In a perfect world I'd suggest skimming Allen's first book so that you get an over view of his "systems"; then read this book for a bunch of "I get it!" moments; and then back to "Getting Things Done" for a more careful read. In fact, that's what I'm going to do.
But even if you never read Allen's first book; this new one is well worth the time because it will force you to look at work, time, and all of the stuff that clutters your mind and life in entirely new ways.
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5.0 out of 5 stars Packed with Knowledge! Feb. 29 2004
Format:Hardcover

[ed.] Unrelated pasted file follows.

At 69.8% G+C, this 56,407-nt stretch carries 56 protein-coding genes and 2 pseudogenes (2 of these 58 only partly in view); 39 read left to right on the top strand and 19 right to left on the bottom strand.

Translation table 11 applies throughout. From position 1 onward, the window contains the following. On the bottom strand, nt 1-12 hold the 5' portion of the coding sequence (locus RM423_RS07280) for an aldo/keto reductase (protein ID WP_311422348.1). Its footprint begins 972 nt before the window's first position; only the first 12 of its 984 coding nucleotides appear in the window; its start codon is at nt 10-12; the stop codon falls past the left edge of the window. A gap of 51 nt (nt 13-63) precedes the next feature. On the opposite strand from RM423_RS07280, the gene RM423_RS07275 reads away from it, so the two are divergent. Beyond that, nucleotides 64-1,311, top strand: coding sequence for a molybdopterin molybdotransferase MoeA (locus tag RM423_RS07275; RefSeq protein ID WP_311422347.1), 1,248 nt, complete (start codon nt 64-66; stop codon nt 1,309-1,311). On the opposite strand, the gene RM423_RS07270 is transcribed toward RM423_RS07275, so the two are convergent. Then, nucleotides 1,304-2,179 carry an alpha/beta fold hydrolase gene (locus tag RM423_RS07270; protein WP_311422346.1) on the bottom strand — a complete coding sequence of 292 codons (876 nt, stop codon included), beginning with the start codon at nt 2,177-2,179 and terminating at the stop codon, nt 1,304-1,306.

Author David Allen lists 52 basic principles for productivity, including: write everything down, do the jobs that nag you, focus on the matter at hand and so on. As he notes, the principles are both simple to understand and difficult to implement. The book is essentially a collection of gleanings from the author's previous writings, so it does not present a systematic or unified approach to time and productivity management. However, Allen's straightforward tips are handy, if sometimes duplicative. The number 52 suggests that you might find one helpful tip to use each week in a one-year program of self-improvement and productivity management. In that case, repetition is probably a good thing, since bad habits tend to spring up again like weeds and require the same remedies often. The author is relentlessly upbeat, optimistic and witty, like a motivational speaker. That might be hard to read in a big chunk, but it is easy to digest if you spend a little time every week reading a recommendation and implementing it. We recommend this book to anyone who urgently needs help with time management and productivity.